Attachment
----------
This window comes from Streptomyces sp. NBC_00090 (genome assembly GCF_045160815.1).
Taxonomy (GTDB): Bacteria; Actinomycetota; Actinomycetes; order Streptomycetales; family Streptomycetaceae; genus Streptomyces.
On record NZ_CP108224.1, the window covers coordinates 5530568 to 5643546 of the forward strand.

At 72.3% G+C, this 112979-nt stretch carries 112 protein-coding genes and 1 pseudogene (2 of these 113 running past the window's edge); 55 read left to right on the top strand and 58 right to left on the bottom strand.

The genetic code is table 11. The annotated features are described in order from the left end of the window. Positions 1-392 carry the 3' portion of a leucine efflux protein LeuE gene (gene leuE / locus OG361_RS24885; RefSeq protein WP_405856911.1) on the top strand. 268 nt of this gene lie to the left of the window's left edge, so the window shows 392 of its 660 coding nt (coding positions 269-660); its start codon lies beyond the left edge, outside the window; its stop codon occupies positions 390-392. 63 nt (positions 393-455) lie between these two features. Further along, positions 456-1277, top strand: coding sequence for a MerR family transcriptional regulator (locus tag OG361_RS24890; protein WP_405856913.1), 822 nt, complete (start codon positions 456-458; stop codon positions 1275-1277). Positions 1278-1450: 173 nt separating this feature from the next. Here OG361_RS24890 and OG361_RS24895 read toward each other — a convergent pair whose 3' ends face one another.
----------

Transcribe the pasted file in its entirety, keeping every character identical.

This window comes from Streptomyces sp. NBC_00090 (genome assembly GCF_045160815.1).
Taxonomy (GTDB): Bacteria; Actinomycetota; Actinomycetes; order Streptomycetales; family Streptomycetaceae; genus Streptomyces.
On record NZ_CP108224.1, the window covers coordinates 5530568 to 5643546 of the forward strand.

At 72.3% G+C, this 112979-nt stretch carries 112 protein-coding genes and 1 pseudogene (2 of these 113 running past the window's edge); 55 read left to right on the top strand and 58 right to left on the bottom strand.

The genetic code is table 11. The annotated features are described in order from the left end of the window. Positions 1-392 carry the 3' portion of a leucine efflux protein LeuE gene (gene leuE / locus OG361_RS24885; RefSeq protein WP_405856911.1) on the top strand. 268 nt of this gene lie to the left of the window's left edge, so the window shows 392 of its 660 coding nt (coding positions 269-660); its start codon lies beyond the left edge, outside the window; its stop codon occupies positions 390-392. 63 nt (positions 393-455) lie between these two features. Further along, positions 456-1277, top strand: coding sequence for a MerR family transcriptional regulator (locus tag OG361_RS24890; protein WP_405856913.1), 822 nt, complete (start codon positions 456-458; stop codon positions 1275-1277). Positions 1278-1450: 173 nt separating this feature from the next. Here OG361_RS24890 and OG361_RS24895 read toward each other — a convergent pair whose 3' ends face one another.